An attack on an army camp in Indian Kashmir that left 14 dead is being considered an isolated incident, but further bloodshed by Islamic rebels could pose problems for reconciliation in South Asia, observers here said yesterday.
A security officer told reporters that India was "watching the situation keenly."
"If there is repetition of such attacks we can't rule out the hand of Pakistan," the officer said. "We are giving them the benefit of doubt this time."
Two rebels broke into the camp near the winter capital Jammu early on Saturday when soldiers were still asleep, setting off a four-hour gunbattle in which 12 soldiers and the two assailants died.
It was the single deadliest attack in Kashmir since Indian Prime Minister Atal Behari Vajpayee visited the summer capital Srinagar on April 18 and offered a "hand of friendship" to Pakistan to end more than a year of crisis-level tensions.
The two countries have since agreed to restore road and diplomatic links, severed after a December 2001 rebel attack on the Indian parliament.
Pakistan's new ambassador, Aziz Ahmed Khan, entered India yesterday in the most visible sign yet of reconciliation.
"New Delhi and Islamabad should regard [the army base attack] as an isolated incident and move ahead with their peace initiative," said analyst Showket Ahmed.
"So far it seems New Delhi has played down the incident, given the reaction it used to show to such attacks in the past."
A similar attack on Kalachuk army camp in Jammu in May last year sparked intense verbal duels between the nuclear-armed neighbors, with New Delhi blaming Pakistan for the attack that killed 35 people, mostly the wives and children of Indian troops, along with the three militants.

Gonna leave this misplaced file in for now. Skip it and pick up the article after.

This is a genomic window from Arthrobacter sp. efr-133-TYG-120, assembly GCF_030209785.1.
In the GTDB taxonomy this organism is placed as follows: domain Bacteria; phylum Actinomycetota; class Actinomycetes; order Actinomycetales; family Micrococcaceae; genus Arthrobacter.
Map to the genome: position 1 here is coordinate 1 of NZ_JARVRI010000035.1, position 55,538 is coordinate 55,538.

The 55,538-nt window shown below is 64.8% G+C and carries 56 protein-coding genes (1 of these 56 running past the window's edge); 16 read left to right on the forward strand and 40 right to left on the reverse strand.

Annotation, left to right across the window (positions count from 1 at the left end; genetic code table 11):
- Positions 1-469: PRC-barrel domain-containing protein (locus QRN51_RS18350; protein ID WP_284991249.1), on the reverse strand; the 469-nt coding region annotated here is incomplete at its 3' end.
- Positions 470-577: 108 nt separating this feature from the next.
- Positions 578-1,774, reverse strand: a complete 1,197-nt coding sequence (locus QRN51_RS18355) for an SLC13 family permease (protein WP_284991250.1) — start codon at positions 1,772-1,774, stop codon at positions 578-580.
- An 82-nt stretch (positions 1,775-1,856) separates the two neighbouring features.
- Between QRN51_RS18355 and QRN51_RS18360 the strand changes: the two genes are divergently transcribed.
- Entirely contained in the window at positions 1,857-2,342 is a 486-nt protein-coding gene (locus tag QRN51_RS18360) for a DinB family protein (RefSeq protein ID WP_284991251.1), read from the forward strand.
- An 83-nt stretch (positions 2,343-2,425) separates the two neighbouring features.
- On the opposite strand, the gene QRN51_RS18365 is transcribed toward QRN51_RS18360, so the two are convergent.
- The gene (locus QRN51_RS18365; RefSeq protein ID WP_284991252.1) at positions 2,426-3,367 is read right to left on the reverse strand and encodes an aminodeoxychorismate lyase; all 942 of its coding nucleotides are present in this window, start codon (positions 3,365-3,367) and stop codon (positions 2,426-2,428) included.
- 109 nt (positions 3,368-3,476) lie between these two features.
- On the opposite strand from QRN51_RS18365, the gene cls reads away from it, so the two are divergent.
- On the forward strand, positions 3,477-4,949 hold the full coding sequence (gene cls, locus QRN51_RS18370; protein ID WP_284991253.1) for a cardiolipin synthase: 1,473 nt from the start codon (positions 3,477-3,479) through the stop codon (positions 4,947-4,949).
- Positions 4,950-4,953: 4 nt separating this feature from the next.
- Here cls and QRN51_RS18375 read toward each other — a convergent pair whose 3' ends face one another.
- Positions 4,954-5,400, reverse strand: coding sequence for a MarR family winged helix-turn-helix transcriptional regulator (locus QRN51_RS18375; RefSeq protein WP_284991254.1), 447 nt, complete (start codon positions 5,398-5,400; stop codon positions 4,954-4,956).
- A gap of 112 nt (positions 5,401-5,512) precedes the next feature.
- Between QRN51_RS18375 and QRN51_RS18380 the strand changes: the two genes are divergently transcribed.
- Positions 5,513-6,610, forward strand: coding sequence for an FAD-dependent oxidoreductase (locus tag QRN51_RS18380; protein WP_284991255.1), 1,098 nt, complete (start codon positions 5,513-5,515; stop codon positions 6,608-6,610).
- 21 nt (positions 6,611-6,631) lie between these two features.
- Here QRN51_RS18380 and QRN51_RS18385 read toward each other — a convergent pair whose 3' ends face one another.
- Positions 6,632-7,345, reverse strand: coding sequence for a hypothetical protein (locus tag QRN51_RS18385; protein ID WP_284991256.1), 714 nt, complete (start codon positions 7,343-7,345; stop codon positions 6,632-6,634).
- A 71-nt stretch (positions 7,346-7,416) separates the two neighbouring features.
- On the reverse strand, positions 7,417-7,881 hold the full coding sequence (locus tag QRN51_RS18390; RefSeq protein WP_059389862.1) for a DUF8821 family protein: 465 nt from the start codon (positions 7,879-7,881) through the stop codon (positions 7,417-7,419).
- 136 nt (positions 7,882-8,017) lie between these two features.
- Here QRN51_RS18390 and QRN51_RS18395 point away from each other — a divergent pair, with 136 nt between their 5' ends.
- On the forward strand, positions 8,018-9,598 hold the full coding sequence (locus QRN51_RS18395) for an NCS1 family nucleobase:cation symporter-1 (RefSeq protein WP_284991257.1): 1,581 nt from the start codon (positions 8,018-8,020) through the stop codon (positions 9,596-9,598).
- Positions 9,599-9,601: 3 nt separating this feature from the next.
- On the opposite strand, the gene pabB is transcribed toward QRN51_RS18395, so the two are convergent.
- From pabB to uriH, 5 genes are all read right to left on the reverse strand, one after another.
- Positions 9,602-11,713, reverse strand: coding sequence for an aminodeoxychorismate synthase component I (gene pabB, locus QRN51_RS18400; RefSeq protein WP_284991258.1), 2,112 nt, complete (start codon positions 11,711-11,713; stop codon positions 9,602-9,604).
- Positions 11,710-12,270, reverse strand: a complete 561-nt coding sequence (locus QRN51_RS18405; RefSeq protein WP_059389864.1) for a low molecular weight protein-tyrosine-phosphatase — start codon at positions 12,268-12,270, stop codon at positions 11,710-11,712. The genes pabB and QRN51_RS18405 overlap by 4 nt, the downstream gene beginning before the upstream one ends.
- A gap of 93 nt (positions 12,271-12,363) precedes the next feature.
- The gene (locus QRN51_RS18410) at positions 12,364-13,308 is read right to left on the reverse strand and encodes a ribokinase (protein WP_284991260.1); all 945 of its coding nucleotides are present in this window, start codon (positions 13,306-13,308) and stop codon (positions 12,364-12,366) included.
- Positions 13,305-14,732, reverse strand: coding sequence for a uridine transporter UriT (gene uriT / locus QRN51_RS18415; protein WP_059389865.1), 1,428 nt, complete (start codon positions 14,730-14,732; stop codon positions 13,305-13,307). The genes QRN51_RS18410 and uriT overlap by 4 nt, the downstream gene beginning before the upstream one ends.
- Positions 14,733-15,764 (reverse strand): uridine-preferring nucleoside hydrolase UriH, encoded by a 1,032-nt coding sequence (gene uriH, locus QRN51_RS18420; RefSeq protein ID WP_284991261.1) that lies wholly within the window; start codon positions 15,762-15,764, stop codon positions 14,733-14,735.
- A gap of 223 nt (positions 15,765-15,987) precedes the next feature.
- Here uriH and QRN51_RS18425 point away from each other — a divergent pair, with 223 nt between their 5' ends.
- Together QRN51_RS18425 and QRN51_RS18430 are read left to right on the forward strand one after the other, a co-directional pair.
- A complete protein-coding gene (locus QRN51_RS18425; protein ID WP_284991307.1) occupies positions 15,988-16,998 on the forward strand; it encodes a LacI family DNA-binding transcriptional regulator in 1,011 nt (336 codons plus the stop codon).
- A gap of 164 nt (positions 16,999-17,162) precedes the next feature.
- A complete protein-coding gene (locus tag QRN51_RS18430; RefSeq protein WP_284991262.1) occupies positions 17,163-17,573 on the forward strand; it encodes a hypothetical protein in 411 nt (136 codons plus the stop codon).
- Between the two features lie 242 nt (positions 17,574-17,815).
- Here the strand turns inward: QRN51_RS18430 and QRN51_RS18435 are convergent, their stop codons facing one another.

This time, however, the only such reaction has come from junior home minister Harin Pathak, not senior leaders.
But Ahmed stressed the tone could change if there are more attacks.
"If there is repetition of such incidents then there are definitely going to be problems," Ahmed said.
"There are elements who will try to derail the ongoing peace moves through such actions, but I think New Delhi has realized this and also that all such elements are not under the control of Islamabad."
The statement was echoed by another Indian junior minister for home affairs, I.D. Swami, who on Sunday said the attack was the work of "certain elements" in Pakistani Kashmir "who always try to sabotage all peace moves."
"I don't think such attacks are going to deter the determination of the central government and the step Prime Minister Atal Behari Vajpayee has already taken, which has been praised all over the world," Swami told the Press Trust of India news agency.
Indian observers noted that New Delhi never expected a complete halt to violence when relations with Pakistan began warming.